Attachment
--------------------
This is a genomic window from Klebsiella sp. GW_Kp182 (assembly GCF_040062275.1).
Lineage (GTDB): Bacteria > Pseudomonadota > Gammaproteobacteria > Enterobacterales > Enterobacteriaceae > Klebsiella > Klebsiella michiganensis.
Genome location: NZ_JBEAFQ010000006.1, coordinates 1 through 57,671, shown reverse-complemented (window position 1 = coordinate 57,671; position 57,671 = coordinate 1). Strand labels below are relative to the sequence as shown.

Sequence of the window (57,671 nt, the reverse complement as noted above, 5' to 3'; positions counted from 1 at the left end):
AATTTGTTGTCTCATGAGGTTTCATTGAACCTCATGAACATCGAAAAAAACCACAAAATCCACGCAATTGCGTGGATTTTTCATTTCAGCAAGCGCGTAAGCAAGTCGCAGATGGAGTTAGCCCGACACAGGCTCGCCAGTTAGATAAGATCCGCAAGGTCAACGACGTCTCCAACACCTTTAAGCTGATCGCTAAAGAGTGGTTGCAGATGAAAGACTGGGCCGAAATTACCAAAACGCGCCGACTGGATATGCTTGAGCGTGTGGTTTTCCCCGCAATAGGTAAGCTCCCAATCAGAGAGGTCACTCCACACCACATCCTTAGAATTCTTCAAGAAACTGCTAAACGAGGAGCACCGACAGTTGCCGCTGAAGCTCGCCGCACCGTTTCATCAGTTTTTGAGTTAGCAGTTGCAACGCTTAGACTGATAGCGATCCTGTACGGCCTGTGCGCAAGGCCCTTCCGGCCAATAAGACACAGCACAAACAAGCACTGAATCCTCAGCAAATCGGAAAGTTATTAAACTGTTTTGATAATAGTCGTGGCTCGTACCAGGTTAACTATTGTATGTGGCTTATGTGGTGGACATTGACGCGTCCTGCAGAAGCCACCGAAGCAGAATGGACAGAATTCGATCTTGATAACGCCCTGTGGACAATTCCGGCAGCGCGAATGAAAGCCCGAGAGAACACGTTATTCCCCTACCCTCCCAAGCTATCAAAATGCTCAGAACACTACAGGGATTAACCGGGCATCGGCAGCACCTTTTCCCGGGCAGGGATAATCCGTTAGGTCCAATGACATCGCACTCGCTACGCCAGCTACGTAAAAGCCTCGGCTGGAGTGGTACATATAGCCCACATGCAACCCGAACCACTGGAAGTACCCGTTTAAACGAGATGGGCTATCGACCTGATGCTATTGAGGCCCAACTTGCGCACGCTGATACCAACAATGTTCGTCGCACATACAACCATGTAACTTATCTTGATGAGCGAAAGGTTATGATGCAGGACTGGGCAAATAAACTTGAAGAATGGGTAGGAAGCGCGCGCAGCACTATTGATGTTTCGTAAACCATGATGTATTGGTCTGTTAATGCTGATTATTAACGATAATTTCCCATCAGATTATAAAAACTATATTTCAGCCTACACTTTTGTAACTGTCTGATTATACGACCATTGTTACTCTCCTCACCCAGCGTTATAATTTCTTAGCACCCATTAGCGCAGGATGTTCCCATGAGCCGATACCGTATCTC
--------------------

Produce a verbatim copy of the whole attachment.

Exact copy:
This is a genomic window from Klebsiella sp. GW_Kp182 (assembly GCF_040062275.1).
Lineage (GTDB): Bacteria > Pseudomonadota > Gammaproteobacteria > Enterobacterales > Enterobacteriaceae > Klebsiella > Klebsiella michiganensis.
Genome location: NZ_JBEAFQ010000006.1, coordinates 1 through 57,671, shown reverse-complemented (window position 1 = coordinate 57,671; position 57,671 = coordinate 1). Strand labels below are relative to the sequence as shown.

Sequence of the window (57,671 nt, the reverse complement as noted above, 5' to 3'; positions counted from 1 at the left end):
AATTTGTTGTCTCATGAGGTTTCATTGAACCTCATGAACATCGAAAAAAACCACAAAATCCACGCAATTGCGTGGATTTTTCATTTCAGCAAGCGCGTAAGCAAGTCGCAGATGGAGTTAGCCCGACACAGGCTCGCCAGTTAGATAAGATCCGCAAGGTCAACGACGTCTCCAACACCTTTAAGCTGATCGCTAAAGAGTGGTTGCAGATGAAAGACTGGGCCGAAATTACCAAAACGCGCCGACTGGATATGCTTGAGCGTGTGGTTTTCCCCGCAATAGGTAAGCTCCCAATCAGAGAGGTCACTCCACACCACATCCTTAGAATTCTTCAAGAAACTGCTAAACGAGGAGCACCGACAGTTGCCGCTGAAGCTCGCCGCACCGTTTCATCAGTTTTTGAGTTAGCAGTTGCAACGCTTAGACTGATAGCGATCCTGTACGGCCTGTGCGCAAGGCCCTTCCGGCCAATAAGACACAGCACAAACAAGCACTGAATCCTCAGCAAATCGGAAAGTTATTAAACTGTTTTGATAATAGTCGTGGCTCGTACCAGGTTAACTATTGTATGTGGCTTATGTGGTGGACATTGACGCGTCCTGCAGAAGCCACCGAAGCAGAATGGACAGAATTCGATCTTGATAACGCCCTGTGGACAATTCCGGCAGCGCGAATGAAAGCCCGAGAGAACACGTTATTCCCCTACCCTCCCAAGCTATCAAAATGCTCAGAACACTACAGGGATTAACCGGGCATCGGCAGCACCTTTTCCCGGGCAGGGATAATCCGTTAGGTCCAATGACATCGCACTCGCTACGCCAGCTACGTAAAAGCCTCGGCTGGAGTGGTACATATAGCCCACATGCAACCCGAACCACTGGAAGTACCCGTTTAAACGAGATGGGCTATCGACCTGATGCTATTGAGGCCCAACTTGCGCACGCTGATACCAACAATGTTCGTCGCACATACAACCATGTAACTTATCTTGATGAGCGAAAGGTTATGATGCAGGACTGGGCAAATAAACTTGAAGAATGGGTAGGAAGCGCGCGCAGCACTATTGATGTTTCGTAAACCATGATGTATTGGTCTGTTAATGCTGATTATTAACGATAATTTCCCATCAGATTATAAAAACTATATTTCAGCCTACACTTTTGTAACTGTCTGATTATACGACCATTGTTACTCTCCTCACCCAGCGTTATAATTTCTTAGCACCCATTAGCGCAGGATGTTCCCATGAGCCGATACCGTATCTC